• It doesn’t work at all on some computers and sorta works on others.
  • When it works it crashes upon reloading the page.
  • It’s probably just a codec problem.
  • I don’t think it can ever work because of _____________.
  • It should work out of the box because of _____________.
  • Etc.

First things first

So the first thing I do of course it is ask the smartest guy I know about it, Google. I uncovered many tales of woe from people experiencing the same problems, hopes that it would be fixed in Qt 5, disappointments in discovering that it wasn’t. And here and there a few little tidbits and clues about how to make things work.


One of the components of the Qt toolkit is the Phonon library, which provides various classes related to streaming and playing media, and until recently QtWebKit used Phonon to embed media players in web pages. It was decided that the Phonon API was a higher level API than many multimedia applications would need, so the QtMultiMediaKit API was started as a lower-level replacement and Phonon was deprecated. The Windows QtWebKit code was ported to use QtMultiMediaKit instead of Phonon and with the Qt 4.8 release it no longer uses the Phonon back-end.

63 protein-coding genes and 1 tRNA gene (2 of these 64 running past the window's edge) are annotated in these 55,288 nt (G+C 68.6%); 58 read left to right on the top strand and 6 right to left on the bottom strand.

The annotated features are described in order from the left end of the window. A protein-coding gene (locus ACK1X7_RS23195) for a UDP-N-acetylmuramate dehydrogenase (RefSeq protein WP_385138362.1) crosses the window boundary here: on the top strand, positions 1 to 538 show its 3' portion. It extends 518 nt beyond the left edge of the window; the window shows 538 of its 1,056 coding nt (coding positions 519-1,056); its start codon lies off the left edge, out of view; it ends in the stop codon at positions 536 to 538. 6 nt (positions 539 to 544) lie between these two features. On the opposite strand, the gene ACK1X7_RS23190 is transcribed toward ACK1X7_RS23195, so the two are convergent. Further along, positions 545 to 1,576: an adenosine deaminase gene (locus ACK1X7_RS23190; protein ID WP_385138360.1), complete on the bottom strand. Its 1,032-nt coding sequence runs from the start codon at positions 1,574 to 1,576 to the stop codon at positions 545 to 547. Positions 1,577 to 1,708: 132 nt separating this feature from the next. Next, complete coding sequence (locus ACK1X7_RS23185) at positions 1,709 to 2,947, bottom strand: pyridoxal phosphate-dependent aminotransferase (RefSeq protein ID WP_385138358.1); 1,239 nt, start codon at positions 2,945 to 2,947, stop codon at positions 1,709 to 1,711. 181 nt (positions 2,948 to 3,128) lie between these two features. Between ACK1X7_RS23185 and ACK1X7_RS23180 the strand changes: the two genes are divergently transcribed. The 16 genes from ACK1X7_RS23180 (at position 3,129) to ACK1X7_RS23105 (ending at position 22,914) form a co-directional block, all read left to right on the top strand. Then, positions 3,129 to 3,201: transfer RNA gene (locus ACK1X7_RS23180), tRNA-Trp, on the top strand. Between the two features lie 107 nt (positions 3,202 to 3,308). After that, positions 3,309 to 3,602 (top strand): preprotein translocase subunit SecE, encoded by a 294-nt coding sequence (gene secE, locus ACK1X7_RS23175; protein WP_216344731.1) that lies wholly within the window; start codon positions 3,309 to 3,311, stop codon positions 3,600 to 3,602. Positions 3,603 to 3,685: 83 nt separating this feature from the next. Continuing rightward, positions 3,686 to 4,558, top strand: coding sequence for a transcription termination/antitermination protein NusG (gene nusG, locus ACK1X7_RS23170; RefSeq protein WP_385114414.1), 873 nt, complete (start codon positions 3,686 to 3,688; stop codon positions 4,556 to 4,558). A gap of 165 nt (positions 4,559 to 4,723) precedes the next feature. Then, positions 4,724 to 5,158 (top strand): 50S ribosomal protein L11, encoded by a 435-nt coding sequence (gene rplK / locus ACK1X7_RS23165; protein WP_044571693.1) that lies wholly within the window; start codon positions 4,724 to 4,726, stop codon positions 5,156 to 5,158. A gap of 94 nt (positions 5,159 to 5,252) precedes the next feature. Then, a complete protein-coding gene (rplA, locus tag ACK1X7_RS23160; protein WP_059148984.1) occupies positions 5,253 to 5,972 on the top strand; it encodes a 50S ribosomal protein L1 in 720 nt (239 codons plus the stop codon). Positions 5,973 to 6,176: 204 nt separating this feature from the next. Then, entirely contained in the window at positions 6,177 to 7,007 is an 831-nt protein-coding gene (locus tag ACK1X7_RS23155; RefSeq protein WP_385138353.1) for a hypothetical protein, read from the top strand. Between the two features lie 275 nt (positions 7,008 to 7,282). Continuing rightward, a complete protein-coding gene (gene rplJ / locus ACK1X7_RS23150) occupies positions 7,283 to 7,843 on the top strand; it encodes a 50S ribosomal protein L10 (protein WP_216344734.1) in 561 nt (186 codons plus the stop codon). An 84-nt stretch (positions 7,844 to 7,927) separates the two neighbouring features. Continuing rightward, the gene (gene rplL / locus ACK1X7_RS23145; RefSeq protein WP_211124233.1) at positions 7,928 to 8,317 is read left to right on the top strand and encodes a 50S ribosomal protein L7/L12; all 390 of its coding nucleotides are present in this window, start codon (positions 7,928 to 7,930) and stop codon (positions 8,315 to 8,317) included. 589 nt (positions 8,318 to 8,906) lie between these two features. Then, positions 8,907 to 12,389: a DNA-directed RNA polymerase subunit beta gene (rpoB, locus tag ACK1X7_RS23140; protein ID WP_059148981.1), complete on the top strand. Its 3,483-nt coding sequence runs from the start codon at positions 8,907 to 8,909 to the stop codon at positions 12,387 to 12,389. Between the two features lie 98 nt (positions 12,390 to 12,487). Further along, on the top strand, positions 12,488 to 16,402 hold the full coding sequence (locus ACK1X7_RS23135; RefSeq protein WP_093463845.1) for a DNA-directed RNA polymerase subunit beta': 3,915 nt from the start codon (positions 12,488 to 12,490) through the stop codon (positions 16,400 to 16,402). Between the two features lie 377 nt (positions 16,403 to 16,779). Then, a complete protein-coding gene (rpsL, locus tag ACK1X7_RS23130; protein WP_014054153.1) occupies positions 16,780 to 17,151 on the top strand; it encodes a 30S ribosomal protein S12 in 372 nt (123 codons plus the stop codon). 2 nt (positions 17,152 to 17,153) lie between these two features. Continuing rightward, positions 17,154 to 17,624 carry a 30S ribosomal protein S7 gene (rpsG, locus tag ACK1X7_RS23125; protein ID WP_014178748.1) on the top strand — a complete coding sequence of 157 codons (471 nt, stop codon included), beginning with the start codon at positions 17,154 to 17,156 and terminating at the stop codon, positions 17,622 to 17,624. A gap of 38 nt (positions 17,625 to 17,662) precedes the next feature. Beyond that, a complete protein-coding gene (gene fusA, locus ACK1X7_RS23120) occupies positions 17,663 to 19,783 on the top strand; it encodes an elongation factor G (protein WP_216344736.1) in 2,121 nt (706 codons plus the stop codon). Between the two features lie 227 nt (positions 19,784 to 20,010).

However, at about the same time the transition of Qt from Nokia to Digia happened and the development of QtMultiMediaKit (as part of the qt-mobility libraries and plugins) was paused in a not quite completed state, and so it hasn’t been fully incorporated into the Qt distribution yet. So this means that out of the box QtWebKit is not able to play HTML5 media on Windows, because the code for the multimedia plugin it is expecting to use is not included. QtWebKit’s HTML5 media features on Windows is basically caught in a gap between past and future technologies. I believe that QtWebKit is still using Phonon on the other platforms.

How to build Qt + qt-mobility

So the first thing that needed to be done to solve this problem is to figure out how to build Qt plus the qt-mobility libraries, such that QtWebKit is able to use the multimedia plugins for displaying video. I quickly found out that this is a classic chicken-and-egg problem because qt-mobility needs an existing Qt build to be able to use the classes that it provides, but the Qt build also needs to have qt-mobility present so that it knows to include the code that will use the multimedia plugins. So to make this work we will need to use two chickens to get an egg. In other words, we’ll need to build Qt twice.

But first, here are some prerequisites: